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The key for me is this: magic isn’t a THING. You don’t snap your fingers and it’s there, easy to digest. It’s not a pill or a trick or a simple set of directions. It’s a state we can enter, an energy we can feel and a power we can sense.

 

It’s a process and a practice. Magic is both what we are trying to summon, and the way to summon it.

For me, for many years, the practice took the form of live theatre, which uses all the elements of true magic: you create a space. You dim the lights. You invite people to sit in silence. And then you enact a ritual within that silence. You spellbind. You cast spells together. You tell stories. You take people on a journey in their mind.

These days I’m still fascinated with these tools, and with what we can do with them, in or outside of the theatre.

Because I know that in my life – incredible things have happened since I’ve switched the focus of my creative work.

I’ve talked before (here and here and here) about the radical change that came about when I stopped thinking of my life as a vehicle for my creative projects, and instead turned my life into a creative project.

The transition into motherhood 3.5 years ago was a rough one for me, and in order to find my footing, I had to use all the creative tools I could think of to survive. I drew pictures. I wrote poems. I wandered into a zumba class down the street from my house. I made up little songs to sing to my baby son to try (vainly) to get him to sleep.

All these things helped me survive, and the big surprise was, I came out of the transition stronger. For the first time since I was maybe 9 years old, I felt comfortable in my skin. I felt comfortable with my taste and with voicing my ideas, no matter how corny or naïve or half baked they might be. Because for the first time, I wasn’t pursuing them to please or placate or impress anyone but myself.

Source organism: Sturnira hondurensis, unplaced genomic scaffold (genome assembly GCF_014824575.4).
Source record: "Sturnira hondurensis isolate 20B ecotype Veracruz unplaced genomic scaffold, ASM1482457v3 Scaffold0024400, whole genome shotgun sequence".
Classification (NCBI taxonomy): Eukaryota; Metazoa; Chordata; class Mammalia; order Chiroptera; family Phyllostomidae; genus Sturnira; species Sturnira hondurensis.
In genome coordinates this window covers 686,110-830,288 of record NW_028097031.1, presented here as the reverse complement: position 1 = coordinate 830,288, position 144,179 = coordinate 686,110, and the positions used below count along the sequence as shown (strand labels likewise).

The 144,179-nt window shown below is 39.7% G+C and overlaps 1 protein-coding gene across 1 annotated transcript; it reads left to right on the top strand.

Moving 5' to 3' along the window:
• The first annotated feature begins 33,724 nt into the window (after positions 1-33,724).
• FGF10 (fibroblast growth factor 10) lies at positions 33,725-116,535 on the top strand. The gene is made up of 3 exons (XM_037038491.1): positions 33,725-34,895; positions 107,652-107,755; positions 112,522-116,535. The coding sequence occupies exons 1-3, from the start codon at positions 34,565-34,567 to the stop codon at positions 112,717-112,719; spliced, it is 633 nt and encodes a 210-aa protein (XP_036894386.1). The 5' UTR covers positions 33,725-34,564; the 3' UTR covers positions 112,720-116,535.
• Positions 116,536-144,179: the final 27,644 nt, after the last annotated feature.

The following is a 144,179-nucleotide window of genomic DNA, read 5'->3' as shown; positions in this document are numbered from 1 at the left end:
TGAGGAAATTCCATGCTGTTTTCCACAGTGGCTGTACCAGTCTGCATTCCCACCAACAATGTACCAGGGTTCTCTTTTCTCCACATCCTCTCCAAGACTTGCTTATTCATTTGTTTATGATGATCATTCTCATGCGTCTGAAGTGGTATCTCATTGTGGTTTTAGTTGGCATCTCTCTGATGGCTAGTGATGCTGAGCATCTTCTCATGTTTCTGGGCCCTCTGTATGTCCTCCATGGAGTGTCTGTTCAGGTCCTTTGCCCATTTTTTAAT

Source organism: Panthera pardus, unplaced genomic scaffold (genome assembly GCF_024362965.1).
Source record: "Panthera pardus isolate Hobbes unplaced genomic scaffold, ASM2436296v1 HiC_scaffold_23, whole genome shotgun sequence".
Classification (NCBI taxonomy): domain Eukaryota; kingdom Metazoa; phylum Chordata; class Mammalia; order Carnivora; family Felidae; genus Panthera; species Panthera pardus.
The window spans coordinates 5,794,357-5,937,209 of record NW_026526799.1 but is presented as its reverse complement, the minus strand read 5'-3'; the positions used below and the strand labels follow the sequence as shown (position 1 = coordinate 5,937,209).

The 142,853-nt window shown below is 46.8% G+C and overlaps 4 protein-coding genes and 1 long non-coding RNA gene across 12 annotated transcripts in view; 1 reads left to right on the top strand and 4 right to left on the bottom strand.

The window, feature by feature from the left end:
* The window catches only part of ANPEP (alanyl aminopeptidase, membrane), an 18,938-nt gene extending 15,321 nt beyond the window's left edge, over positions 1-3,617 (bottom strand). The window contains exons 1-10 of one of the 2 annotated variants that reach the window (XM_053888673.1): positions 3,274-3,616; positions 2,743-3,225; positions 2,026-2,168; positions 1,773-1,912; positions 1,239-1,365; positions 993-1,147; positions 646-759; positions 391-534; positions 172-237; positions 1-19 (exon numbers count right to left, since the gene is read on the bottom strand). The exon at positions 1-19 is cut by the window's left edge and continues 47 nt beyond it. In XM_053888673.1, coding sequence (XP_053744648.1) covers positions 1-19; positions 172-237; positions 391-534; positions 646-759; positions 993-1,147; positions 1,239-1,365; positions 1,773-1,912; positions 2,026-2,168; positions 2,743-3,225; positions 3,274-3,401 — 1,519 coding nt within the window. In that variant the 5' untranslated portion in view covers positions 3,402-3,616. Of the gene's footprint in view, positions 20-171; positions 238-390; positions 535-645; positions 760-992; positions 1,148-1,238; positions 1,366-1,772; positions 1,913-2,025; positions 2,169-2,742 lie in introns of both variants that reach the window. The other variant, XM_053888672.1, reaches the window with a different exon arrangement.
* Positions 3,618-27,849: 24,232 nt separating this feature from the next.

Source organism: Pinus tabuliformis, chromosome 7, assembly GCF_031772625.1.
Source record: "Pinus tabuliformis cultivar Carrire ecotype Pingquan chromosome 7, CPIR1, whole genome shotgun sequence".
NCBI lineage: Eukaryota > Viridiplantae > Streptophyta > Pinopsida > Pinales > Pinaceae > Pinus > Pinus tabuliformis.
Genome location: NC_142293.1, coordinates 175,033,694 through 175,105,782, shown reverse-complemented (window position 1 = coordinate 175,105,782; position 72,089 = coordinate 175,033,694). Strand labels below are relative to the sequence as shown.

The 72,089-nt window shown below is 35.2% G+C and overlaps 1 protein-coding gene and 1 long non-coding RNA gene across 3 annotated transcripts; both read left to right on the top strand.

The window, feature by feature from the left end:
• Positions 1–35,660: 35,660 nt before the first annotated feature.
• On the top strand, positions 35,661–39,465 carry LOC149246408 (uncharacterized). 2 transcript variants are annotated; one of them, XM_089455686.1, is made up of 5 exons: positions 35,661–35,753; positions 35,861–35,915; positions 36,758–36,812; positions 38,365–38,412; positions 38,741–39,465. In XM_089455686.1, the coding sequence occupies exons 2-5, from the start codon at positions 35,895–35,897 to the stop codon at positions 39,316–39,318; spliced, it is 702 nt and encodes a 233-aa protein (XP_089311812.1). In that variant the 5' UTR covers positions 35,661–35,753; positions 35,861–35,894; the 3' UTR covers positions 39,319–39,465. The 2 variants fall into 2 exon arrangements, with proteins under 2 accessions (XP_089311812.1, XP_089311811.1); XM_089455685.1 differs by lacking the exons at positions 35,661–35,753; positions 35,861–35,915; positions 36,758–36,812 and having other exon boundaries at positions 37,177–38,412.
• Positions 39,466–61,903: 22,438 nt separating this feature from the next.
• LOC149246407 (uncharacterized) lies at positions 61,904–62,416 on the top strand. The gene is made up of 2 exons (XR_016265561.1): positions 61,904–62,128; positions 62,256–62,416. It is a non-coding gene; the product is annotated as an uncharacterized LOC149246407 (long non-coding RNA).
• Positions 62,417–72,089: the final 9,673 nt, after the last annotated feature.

Since then I’ve become passionate about helping other people do this, because I’ve become more and more aware of how desperately we all need creative work, and how little room we’re given to pursue it. When you’re left to your own devices, it can be hard to pursue – because as soon as you do, trolls start jumping out from under bridges and dragons rise up out of your nightmares to frighten you out of your wits. There are a million ways to sedate that creative urge and not many ways to step into it.

So to answer my friend’s question: that is the kind of magic I believe in. The magic of the creative urge, and what happens when you follow it. It’s there if you start looking for it. It’s there if you take one small step towards it.

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(And if you want to join a Creative Magic Workout, we still have open spots! Heed the call, friend).

Giving (and taking) advice from your past self

A creative exercise for freeing yourself from panic, stress and overwhelm

You can watch the video –or– read through the steps below.

I don’t know about you, but I frequently find myself in the grip of panic and stress, especially lately. When there are overwhelming things happening in the world and it feels like there’s nothing you can do, try this:

  1. First, take a deep breath. I like to put my hand somewhere on my body, like on my forehead or over my heart. Somewhere that feels like a loving touch.
  1. Think back to a moment when you most recently felt overwhelmed by stress. Could be five minutes ago, could be last night. Put yourself back there.
  1. Notice everything around you in that moment – the air, the sounds, the smells, what you see, who is with you, what you’re wearing, what you’re saying. You might notice your body now in this moment feeling the sensations that you felt then, and that’s okay. Remind yourself that you’re here now, and you’re noticing those feelings without judgment. Only noticing them and feeling them.
  1. Take a deep breath, and send love to yourself in that moment. Without thinking of what you’d like to change, without judgment, send love and support. The way you would to a friend you love dearly.

Shake it off! Now we’re going to widen our focus.

  1. Think back to a moment ten years ago, a moment that caused you great stress or panic or overwhelm. Put yourself back in that moment when you’re consumed by stress, and look around. Where are you? Who is with you? What are you doing? What sounds do you hear, what do you smell? Are you throwing a tantrum? Are you yelling, are you crying? If it’s overwhelming to you now to put yourself back in that moment, remind yourself that you’re only noticing what you were feeling then, and you can always pull yourself back.